We investigated the binding characteristics of angiotensin receptors and used this assay to determine the predominant enzyme capable of converting angiotensin I in the human left ventricle. In homogenates of human left ventricle, 125I-[Sar1,Ile8]angiotensin II bound with sub-nanomolar affinity, with a corresponding KD of 0.42±0.09nM, a Bmax of 11.2±2.3fmolċmg-1 protein and a Hill slope of 1.04±0.04. The rank order of inhibitory potency of competing ligands for the 125I-[Sar1,Ile8]angiotensin II binding site was CGP42112 > angiotensin II⩾ angiotensin III = angiotensin I > losartan. The angiotensin type II (AT2) receptor predominated in the human left ventricle over the angiotensin type I (AT1) receptor, with an approximate AT1/AT2 receptor ratio of 35:65. No specific 125I-angiotensin IV binding sites could be detected in the human left ventricle. Using competitive radioligand binding assays, we were able to demonstrate that the chymase/cathepsin G enzyme inhibitor chymostatin was more potent than the angiotensin-converting enzyme (ACE) inhibitor captopril at inhibiting the conversion of angiotensin I in the human left ventricle. Aprotonin (an inhibitor of cathepsin G but of not chymase) had no effect on angiotensin I conversion, suggesting that the majority of the conversion was mediated by chymase. Thus, although the current therapies used for the renin-angiotensin system have focused on ACE inhibitors and AT1 receptor antagonists, the left ventricle of the human heart expresses mainly AT2 receptors and the tissue-specific conversion of angiotensin I occurs predominantly via chymase rather than ACE.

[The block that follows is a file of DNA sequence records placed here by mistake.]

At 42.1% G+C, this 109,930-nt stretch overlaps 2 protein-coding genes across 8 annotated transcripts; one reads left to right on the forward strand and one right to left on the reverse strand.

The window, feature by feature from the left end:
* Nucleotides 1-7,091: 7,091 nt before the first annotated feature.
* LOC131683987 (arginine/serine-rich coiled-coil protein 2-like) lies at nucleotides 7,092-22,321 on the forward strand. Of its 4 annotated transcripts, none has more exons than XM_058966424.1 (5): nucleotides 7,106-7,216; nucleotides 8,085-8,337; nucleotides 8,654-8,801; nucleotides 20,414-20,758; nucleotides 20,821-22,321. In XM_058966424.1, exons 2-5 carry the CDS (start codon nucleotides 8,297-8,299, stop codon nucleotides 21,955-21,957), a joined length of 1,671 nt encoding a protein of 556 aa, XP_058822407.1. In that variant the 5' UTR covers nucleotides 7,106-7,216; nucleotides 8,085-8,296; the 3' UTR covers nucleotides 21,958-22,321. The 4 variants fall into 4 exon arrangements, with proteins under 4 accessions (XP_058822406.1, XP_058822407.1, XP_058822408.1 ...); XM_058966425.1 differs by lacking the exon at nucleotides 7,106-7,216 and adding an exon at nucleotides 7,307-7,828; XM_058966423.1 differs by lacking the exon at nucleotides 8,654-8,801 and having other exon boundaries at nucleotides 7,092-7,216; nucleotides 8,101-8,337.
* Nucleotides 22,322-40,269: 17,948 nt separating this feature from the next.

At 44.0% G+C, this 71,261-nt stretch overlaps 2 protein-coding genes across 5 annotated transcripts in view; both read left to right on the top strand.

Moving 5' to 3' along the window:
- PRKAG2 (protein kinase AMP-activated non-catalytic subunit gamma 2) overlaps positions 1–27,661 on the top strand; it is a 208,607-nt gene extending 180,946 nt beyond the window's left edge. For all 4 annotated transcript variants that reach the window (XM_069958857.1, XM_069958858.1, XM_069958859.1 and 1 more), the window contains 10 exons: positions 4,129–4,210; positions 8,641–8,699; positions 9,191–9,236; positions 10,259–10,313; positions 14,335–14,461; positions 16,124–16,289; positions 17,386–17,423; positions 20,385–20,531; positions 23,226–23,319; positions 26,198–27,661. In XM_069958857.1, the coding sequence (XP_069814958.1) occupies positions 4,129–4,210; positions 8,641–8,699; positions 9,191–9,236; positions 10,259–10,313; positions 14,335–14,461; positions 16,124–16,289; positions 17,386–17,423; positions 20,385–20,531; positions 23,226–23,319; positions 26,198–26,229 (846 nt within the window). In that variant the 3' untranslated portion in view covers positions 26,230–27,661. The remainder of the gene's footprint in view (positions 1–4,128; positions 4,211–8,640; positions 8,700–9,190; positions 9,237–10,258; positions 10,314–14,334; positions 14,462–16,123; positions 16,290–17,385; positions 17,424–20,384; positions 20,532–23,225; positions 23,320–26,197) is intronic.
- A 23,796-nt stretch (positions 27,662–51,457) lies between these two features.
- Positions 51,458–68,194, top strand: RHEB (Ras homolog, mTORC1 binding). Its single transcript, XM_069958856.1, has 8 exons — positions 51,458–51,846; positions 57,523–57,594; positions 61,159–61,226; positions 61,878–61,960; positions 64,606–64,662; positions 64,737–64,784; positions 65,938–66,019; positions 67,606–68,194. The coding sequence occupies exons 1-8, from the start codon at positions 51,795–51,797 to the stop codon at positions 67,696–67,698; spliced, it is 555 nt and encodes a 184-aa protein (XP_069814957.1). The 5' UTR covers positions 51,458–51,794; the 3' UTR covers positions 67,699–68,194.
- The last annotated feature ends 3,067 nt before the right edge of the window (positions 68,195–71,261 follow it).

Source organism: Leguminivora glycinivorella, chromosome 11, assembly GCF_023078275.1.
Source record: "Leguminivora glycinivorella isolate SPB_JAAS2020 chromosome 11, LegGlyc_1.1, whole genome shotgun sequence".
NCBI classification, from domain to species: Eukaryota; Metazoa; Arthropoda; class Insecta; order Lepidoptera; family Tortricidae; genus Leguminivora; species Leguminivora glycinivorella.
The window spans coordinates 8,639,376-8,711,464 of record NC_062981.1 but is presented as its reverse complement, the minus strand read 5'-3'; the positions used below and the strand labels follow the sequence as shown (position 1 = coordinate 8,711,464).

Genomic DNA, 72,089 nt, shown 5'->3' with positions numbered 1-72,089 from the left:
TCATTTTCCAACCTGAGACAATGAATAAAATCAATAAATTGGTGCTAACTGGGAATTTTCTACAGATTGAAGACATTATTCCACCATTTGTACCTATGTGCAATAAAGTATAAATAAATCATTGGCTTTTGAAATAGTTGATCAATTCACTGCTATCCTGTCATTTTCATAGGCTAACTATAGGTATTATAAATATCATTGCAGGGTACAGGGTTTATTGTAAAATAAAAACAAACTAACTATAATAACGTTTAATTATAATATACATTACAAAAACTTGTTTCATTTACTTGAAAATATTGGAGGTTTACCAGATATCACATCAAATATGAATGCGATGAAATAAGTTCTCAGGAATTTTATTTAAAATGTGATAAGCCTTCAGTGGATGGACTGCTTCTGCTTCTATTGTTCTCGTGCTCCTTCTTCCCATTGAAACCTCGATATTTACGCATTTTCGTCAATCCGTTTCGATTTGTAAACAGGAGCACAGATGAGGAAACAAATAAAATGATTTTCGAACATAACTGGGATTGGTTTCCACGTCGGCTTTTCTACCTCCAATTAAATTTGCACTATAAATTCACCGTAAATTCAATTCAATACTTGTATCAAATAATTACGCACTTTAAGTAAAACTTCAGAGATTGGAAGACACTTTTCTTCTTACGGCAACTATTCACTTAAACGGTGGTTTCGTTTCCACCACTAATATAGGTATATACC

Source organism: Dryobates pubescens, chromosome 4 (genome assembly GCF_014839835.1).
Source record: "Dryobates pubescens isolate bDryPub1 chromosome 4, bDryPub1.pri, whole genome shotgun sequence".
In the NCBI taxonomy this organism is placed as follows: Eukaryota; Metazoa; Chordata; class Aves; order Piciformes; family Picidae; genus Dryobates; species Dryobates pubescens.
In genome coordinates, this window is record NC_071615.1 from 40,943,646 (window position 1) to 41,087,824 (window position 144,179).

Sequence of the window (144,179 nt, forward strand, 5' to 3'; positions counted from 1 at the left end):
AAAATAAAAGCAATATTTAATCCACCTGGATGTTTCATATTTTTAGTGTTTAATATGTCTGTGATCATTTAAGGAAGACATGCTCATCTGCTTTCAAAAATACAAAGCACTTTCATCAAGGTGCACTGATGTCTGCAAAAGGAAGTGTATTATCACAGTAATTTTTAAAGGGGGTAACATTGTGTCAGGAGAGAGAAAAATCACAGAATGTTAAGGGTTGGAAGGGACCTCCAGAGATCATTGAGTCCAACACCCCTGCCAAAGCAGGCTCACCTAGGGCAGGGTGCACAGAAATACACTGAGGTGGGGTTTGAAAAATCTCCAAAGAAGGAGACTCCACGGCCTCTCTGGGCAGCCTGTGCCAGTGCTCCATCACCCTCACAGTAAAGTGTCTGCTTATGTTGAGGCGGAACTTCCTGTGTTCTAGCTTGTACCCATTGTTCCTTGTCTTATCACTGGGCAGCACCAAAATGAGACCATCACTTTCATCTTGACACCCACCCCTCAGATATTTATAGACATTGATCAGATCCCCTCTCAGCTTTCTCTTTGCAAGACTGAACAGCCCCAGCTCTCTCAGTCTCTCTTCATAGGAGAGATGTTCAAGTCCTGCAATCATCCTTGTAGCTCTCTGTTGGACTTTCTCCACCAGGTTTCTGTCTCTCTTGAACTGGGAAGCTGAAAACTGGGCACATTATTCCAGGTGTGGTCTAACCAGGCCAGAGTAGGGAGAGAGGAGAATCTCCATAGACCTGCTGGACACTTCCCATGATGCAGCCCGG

This content is only available as a PDF.
You do not currently have access to this content.